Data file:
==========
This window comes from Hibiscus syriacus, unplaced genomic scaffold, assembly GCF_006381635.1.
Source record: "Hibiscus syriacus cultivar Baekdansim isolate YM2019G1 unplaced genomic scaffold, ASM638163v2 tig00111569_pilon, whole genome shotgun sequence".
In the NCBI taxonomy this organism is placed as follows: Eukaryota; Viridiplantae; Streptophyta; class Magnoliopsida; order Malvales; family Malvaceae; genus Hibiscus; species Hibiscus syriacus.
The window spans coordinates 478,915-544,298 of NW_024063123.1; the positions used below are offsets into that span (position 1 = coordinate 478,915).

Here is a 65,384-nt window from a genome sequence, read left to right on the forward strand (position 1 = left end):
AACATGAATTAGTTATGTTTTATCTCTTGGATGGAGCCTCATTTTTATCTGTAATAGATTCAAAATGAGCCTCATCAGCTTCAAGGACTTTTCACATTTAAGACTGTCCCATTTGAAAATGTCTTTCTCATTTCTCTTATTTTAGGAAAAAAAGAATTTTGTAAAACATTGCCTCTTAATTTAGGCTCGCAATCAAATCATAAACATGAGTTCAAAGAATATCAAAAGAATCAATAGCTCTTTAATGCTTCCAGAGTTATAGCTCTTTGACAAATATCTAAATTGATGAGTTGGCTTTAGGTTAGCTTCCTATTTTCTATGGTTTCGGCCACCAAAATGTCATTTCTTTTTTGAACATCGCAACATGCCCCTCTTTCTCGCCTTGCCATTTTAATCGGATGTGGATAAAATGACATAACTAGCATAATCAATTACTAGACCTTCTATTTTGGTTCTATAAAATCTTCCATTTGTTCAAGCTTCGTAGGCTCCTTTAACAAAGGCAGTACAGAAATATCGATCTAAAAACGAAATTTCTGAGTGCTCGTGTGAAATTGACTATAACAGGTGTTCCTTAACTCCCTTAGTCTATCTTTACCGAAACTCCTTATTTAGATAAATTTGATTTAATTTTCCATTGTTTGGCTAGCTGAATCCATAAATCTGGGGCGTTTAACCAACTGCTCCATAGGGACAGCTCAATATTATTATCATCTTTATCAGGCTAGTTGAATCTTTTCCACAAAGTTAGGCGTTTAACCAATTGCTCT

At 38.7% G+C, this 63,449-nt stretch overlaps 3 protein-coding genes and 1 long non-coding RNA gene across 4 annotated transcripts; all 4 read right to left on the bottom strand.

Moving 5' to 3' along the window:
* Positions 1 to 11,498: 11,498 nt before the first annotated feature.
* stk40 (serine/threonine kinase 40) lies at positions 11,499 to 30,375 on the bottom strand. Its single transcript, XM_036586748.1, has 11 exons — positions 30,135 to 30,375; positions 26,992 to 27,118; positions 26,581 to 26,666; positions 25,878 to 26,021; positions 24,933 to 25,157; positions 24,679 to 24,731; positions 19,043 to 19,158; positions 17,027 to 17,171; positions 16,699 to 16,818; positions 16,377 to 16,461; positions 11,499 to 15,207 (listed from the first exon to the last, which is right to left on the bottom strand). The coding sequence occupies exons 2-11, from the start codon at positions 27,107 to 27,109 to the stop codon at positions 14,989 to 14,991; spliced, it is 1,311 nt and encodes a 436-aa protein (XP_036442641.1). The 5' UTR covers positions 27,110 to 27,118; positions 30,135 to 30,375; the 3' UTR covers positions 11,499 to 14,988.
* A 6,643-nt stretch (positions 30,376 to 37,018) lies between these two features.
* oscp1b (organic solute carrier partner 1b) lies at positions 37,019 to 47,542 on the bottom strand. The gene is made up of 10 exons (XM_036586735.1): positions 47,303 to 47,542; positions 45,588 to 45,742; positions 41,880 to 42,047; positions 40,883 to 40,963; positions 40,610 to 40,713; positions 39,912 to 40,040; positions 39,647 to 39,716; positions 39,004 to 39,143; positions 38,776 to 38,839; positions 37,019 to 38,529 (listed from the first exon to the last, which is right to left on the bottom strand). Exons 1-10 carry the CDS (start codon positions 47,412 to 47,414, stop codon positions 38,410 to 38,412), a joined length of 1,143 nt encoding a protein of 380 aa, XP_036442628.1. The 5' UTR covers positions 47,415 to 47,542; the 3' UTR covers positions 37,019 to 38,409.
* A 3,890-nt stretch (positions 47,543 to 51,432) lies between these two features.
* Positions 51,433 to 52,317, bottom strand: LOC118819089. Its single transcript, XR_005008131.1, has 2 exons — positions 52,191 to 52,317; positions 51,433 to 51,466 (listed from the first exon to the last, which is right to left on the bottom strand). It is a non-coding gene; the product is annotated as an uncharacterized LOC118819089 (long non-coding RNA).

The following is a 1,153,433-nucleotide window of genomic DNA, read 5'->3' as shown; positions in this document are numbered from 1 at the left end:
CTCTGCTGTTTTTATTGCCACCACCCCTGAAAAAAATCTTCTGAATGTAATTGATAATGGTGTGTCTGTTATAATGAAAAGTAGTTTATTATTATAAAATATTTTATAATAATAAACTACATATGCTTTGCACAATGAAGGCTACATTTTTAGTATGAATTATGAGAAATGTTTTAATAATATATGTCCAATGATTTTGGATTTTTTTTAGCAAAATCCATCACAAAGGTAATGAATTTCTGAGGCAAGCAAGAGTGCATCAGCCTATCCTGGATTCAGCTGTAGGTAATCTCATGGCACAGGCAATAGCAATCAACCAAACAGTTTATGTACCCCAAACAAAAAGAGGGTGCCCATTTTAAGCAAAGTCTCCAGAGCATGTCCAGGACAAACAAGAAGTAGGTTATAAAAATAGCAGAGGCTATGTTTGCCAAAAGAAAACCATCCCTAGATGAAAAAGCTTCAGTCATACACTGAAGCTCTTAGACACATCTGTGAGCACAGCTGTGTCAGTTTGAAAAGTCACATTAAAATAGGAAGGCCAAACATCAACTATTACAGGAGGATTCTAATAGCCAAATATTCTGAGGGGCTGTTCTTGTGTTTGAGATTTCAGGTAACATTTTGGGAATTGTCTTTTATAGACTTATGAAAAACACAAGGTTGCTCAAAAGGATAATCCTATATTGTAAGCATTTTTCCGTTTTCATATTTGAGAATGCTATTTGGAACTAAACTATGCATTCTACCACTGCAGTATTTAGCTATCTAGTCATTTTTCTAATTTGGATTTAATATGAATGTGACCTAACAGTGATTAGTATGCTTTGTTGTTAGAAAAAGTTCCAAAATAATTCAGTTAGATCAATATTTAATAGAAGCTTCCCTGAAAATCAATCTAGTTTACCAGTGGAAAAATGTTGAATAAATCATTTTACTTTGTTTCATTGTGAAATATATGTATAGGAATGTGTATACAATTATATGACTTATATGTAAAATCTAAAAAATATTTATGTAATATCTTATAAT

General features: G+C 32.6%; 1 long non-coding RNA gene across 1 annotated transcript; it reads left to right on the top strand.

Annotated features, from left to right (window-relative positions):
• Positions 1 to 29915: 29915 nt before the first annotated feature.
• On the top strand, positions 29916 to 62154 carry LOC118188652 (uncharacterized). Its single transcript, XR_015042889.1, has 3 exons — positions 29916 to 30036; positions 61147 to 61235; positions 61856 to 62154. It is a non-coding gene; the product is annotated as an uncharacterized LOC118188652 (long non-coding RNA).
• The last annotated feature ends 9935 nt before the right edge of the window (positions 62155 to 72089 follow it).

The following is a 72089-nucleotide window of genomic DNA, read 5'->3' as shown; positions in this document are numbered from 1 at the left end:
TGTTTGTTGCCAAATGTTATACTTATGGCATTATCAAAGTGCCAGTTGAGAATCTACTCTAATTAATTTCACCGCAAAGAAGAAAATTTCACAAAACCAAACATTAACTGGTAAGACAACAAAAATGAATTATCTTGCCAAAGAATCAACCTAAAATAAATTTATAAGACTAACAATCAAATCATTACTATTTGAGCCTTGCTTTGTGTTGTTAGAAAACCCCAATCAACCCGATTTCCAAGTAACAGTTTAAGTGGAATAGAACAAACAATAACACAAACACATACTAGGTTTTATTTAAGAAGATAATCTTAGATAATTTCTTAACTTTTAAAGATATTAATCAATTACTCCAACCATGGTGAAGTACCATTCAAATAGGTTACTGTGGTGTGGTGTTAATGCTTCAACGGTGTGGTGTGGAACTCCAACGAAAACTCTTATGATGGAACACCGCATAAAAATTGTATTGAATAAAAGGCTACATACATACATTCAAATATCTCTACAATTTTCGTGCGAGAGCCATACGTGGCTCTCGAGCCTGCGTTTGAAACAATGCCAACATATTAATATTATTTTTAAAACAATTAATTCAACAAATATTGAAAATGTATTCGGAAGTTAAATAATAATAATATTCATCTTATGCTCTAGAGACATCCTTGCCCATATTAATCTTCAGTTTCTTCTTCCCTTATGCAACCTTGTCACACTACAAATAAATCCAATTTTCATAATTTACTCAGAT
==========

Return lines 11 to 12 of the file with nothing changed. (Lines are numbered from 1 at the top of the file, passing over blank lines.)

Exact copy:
* A 6,643-nt stretch (positions 30,376 to 37,018) lies between these two features.
* oscp1b (organic solute carrier partner 1b) lies at positions 37,019 to 47,542 on the bottom strand. The gene is made up of 10 exons (XM_036586735.1): positions 47,303 to 47,542; positions 45,588 to 45,742; positions 41,880 to 42,047; positions 40,883 to 40,963; positions 40,610 to 40,713; positions 39,912 to 40,040; positions 39,647 to 39,716; positions 39,004 to 39,143; positions 38,776 to 38,839; positions 37,019 to 38,529 (listed from the first exon to the last, which is right to left on the bottom strand). Exons 1-10 carry the CDS (start codon positions 47,412 to 47,414, stop codon positions 38,410 to 38,412), a joined length of 1,143 nt encoding a protein of 380 aa, XP_036442628.1. The 5' UTR covers positions 47,415 to 47,542; the 3' UTR covers positions 37,019 to 38,409.